According to the latest data from independent market research
firm eMarketer, mobile advertising spending in 2014 is likely to
continue moving north after more than a two-fold increase last
year. A paradigm shift is observed in the digital marketing
industry as mobile ad spending is expected to hit $31.5 billion
in 2014, an increase of 75.4% over the prior year. This follows a
staggering 105% increase in 2013 to $17.96 billion.
The overall number of smartphone users across the world is
predicted to surpass 1.75 billion in 2014. Advertisers thus feel
the need to remain visible on the always-on always-there platform
to gain a top-of-the-mind brand recall.
An August eMarketer research report claimed that the adult
U.S. population spent 19.4% of their time on mobile devices
compared to 19.2% on computers. This has led to a mad rush among
advertisers for a bigger piece the market pie. Subsequently,
mobile advertising has suddenly become the money-vending machine
in the advertising industry.
The Undisputed Leader
With a 49.3% market share in the mobile ad industry in 2013,
) is the undisputed leader in its category. Although its market
share declined from 52.6% in 2012, the company still has a
sizable lead over its nearest competitor,
). With targeted ad models like Enhanced Campaigns and Product
Listing Ads that feature product information without requiring
additional keywords, Google has held on to its lead position
through increased click share on mobile throughout 2013.
According to a report by
Marin Software Inc.
), mobile devices are expected to account for almost half of
Google paid search clicks by Dec 2015. This offers a lucrative
option for advertisers as the average U.S. click-through rate
(CTR) of smartphones and tablets were respectively reported to be
64% and 18% higher than the average desktop CTR. The conversion
rate of search ads on mobile devices in the U.S. also enjoyed a
significant improvement in 2013, with the respective tallies for
smartphone and tablets increasing 57% and 67% year over year.
However, despite a competitive advantage, Google is facing
headwinds as users gradually begin to visit specific apps from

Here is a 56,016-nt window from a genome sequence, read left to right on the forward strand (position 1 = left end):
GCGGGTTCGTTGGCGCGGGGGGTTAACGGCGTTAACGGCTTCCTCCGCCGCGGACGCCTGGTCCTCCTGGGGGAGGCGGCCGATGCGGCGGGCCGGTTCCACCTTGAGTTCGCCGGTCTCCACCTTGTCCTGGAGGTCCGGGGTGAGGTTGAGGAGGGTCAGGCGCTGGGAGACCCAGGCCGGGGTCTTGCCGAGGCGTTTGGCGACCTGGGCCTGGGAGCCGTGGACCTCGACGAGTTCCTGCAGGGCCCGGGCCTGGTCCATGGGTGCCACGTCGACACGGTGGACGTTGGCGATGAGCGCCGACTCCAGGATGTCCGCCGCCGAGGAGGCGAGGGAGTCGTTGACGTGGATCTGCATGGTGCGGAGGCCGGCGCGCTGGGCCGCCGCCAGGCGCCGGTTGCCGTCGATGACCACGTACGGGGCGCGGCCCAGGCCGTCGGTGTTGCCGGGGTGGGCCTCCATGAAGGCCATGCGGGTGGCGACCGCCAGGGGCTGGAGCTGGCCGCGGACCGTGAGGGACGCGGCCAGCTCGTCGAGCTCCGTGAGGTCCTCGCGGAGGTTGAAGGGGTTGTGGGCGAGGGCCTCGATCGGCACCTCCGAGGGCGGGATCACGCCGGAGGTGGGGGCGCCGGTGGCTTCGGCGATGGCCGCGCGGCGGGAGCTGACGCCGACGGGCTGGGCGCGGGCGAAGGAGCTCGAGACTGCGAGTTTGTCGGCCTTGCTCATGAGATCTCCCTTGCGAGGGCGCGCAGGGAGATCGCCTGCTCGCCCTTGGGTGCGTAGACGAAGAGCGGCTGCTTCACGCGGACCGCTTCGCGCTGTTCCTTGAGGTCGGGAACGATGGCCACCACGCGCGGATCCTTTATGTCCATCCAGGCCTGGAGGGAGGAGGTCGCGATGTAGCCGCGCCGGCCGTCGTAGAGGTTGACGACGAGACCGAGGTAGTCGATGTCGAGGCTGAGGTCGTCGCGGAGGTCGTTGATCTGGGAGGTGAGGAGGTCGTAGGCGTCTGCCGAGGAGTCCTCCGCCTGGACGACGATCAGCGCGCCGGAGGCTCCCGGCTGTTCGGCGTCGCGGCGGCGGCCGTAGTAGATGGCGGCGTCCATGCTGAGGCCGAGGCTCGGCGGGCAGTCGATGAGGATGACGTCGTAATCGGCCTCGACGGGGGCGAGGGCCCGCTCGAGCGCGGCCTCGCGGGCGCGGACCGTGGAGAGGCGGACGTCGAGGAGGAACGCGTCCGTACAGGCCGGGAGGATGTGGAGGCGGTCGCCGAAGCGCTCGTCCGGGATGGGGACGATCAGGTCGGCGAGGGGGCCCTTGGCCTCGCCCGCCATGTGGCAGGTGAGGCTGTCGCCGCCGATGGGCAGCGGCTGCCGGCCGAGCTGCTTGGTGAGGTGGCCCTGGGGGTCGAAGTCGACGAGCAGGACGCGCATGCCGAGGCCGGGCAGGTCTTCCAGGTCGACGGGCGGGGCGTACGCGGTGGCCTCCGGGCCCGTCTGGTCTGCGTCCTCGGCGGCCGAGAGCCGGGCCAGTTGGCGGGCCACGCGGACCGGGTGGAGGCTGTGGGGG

) to find product information rather than using its search
queries. This has probably eroded its market share and eMarketer
forecasts Google's stronghold may dip further to 46.8% in 2014.
From a paltry 5.4% market share in 2012, Facebook has taken rapid
strides to garner 17.5% market share in 2013. As consumers
largely shifted toward mobile devices, the social media giant
began to subtly place ads directly into users' news feeds. Thus,
they could sell more mobile-native products like ads that let
users install a new app with just a few clicks.
This quickly translated to faster money and mobile ad revenues
increased from 11% of the total revenue in 2012 to 45% in 2013.
This played a huge role in boosting the share prices to newer
highs with the current year-over-year return hovering at a
With 1.23 billion monthly active users and 757 million logins on
a daily basis at year-end 2013, Facebook offers a large platform
to advertisers to reach a wider audience. The company has further
inked an advertising deal with advertising major
Omnicom Group Inc.
) to monetize its online photo-sharing service provider
Instagram. With the deal, Omnicom will be able to showcase
various promotional videos and pictures of associated brands of
its clients in Instagram to increase brand awareness and attract
As diversified brands increasingly take to Instagram to attract
new customers and deliver visually pleasing contents to users,
mobile ad revenues are poised to swell. In 2014, eMarketer
forecasts Facebook to rake in $6.8 billion in mobile advertising
revenues for a 21.7% market share. Although the projected
revenues are comparatively lesser than Google's estimated $14.7
billion, the chasm between the two players is closing fast.
Others in the Fray
As Google and Facebook own the lion's share in the market, other
players in the industry like social media giant
), Internet radio service provider
Pandora Media, Inc.
), and mobile advertising firm
Millennial Media Inc.
) have a much smaller presence. Unless these companies come up
with something extraordinary, the industry is set to remain
oligopolistic with the two biggest players calling the shots.
The ubiquity of mobile devices, speedy growth of technologies and
massive proliferation of consumers' engagement have made mobile
advertising an integral part of the marketing campaign. However,
any intrusive or irrelevant ad within the personal mobile space
is likely to become counteractive. Advertisers face the risk of
losing their appeal in the clutter unless the messages are
cleverly integrated within the content.
In addition, mobile advertising entails huge costs as advertisers
need to modify the ad format to incorporate rich media to make it
more appealing. So instead of jumping onto the mobile bandwagon
to buy as many mobile ad slots as possible, advertisers need to
judiciously and meticulously plan an effective mobile ad campaign
for a healthy ROI.
Consequently, as advertisers realize the importance of the
quality of the view over quantity, newer metrics such as Cost Per
Engagement (CPE) and Cost Per View (CPV) have become the main
purchasing models and Cost Per Mille (CPM) have began to fade
into the oblivion.
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The Road Ahead
Matt Ackley, chief marketing officer at Marin Software, perfectly
summarizes with the following comment: "We're at the cusp of
mobile becoming the dominant channel in search marketing.
Consumers are becoming much more comfortable using their
smartphones and tablets to complete transactions online, and as
we see that comfort level rise advertisers will follow suit with
continued investment and optimization in mobile."